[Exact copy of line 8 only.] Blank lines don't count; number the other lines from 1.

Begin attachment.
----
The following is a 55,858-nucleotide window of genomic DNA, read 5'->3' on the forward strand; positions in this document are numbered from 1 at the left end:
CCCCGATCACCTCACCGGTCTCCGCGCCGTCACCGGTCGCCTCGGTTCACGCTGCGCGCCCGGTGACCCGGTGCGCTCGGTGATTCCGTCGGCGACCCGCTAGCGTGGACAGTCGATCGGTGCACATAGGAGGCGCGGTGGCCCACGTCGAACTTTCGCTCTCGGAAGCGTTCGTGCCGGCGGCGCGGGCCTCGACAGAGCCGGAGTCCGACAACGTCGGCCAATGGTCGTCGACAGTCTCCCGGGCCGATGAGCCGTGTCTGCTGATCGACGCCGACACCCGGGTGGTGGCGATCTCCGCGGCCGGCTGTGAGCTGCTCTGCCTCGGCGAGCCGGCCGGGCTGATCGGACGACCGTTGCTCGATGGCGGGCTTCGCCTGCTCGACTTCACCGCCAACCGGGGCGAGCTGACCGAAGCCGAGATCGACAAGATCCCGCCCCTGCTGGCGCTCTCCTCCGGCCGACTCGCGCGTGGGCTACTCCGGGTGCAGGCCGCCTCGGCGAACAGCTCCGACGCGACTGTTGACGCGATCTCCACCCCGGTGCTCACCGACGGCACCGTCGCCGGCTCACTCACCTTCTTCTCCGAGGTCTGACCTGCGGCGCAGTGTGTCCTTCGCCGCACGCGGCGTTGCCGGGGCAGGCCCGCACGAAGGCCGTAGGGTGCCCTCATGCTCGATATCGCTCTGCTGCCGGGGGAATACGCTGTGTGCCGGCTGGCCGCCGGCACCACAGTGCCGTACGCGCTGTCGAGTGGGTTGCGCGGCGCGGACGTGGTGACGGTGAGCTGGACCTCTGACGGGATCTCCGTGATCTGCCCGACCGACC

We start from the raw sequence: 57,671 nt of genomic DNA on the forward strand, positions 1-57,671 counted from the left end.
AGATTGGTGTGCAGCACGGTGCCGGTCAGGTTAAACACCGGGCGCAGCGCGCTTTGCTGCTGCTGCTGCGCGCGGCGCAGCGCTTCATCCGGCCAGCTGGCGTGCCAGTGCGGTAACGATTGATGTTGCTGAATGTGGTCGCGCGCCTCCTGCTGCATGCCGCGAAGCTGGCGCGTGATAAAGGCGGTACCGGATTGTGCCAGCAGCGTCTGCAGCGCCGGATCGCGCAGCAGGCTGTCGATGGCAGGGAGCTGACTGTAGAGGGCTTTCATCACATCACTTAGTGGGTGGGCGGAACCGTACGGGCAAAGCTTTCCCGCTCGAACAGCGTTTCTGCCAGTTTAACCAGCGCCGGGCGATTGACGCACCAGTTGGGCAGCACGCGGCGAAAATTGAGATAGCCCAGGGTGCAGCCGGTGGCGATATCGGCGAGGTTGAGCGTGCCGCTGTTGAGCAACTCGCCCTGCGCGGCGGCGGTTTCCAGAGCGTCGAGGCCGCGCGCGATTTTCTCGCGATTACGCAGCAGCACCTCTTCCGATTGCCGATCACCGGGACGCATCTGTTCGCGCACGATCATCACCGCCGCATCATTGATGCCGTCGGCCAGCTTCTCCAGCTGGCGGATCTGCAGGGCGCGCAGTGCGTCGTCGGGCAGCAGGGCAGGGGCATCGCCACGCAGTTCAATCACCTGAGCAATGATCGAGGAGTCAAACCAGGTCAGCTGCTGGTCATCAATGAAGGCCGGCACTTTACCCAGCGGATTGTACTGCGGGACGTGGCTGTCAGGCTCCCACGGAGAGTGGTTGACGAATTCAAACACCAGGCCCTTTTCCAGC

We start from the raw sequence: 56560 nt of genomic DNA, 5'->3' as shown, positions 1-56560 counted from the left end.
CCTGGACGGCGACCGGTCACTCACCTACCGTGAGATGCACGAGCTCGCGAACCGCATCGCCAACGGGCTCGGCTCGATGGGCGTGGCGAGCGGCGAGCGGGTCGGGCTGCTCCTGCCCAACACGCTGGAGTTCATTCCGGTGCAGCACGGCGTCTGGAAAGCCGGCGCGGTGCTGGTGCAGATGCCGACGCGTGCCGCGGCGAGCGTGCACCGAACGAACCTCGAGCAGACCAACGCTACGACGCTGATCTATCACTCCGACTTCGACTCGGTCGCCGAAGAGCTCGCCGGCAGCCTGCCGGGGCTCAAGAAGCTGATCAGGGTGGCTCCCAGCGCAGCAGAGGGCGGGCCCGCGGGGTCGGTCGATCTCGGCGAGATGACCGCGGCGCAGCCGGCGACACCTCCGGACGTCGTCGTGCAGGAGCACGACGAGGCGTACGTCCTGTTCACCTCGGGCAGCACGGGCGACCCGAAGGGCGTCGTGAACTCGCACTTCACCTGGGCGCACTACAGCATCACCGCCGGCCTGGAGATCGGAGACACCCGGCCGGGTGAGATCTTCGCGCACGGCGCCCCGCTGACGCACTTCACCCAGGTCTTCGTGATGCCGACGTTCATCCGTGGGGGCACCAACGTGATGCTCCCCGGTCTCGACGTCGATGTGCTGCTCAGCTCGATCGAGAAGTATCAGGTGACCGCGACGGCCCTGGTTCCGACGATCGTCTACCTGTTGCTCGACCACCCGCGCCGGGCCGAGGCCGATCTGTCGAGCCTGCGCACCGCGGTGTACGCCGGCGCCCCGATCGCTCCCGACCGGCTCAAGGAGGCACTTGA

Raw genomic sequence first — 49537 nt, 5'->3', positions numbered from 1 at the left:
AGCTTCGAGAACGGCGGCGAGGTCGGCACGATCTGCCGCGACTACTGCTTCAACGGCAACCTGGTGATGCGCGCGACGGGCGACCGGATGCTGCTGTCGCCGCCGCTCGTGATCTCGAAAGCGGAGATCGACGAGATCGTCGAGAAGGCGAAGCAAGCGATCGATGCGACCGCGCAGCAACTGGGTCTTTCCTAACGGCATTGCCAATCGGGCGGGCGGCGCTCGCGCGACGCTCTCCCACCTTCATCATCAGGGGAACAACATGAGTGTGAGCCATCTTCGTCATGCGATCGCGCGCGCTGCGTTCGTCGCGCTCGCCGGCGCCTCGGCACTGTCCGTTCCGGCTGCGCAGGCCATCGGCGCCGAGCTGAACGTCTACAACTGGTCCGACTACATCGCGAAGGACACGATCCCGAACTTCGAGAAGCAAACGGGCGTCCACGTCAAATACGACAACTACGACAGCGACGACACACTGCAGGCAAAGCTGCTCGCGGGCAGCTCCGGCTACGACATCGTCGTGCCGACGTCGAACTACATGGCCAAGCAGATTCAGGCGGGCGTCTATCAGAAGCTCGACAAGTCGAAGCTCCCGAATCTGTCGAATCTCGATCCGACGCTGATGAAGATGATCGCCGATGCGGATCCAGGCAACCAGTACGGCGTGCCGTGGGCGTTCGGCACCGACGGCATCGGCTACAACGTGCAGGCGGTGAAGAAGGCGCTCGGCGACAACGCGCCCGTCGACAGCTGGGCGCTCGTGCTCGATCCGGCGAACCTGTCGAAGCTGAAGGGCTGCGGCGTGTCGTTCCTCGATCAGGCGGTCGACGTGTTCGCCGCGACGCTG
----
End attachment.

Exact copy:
AGCTTCGAGAACGGCGGCGAGGTCGGCACGATCTGCCGCGACTACTGCTTCAACGGCAACCTGGTGATGCGCGCGACGGGCGACCGGATGCTGCTGTCGCCGCCGCTCGTGATCTCGAAAGCGGAGATCGACGAGATCGTCGAGAAGGCGAAGCAAGCGATCGATGCGACCGCGCAGCAACTGGGTCTTTCCTAACGGCATTGCCAATCGGGCGGGCGGCGCTCGCGCGACGCTCTCCCACCTTCATCATCAGGGGAACAACATGAGTGTGAGCCATCTTCGTCATGCGATCGCGCGCGCTGCGTTCGTCGCGCTCGCCGGCGCCTCGGCACTGTCCGTTCCGGCTGCGCAGGCCATCGGCGCCGAGCTGAACGTCTACAACTGGTCCGACTACATCGCGAAGGACACGATCCCGAACTTCGAGAAGCAAACGGGCGTCCACGTCAAATACGACAACTACGACAGCGACGACACACTGCAGGCAAAGCTGCTCGCGGGCAGCTCCGGCTACGACATCGTCGTGCCGACGTCGAACTACATGGCCAAGCAGATTCAGGCGGGCGTCTATCAGAAGCTCGACAAGTCGAAGCTCCCGAATCTGTCGAATCTCGATCCGACGCTGATGAAGATGATCGCCGATGCGGATCCAGGCAACCAGTACGGCGTGCCGTGGGCGTTCGGCACCGACGGCATCGGCTACAACGTGCAGGCGGTGAAGAAGGCGCTCGGCGACAACGCGCCCGTCGACAGCTGGGCGCTCGTGCTCGATCCGGCGAACCTGTCGAAGCTGAAGGGCTGCGGCGTGTCGTTCCTCGATCAGGCGGTCGACGTGTTCGCCGCGACGCTG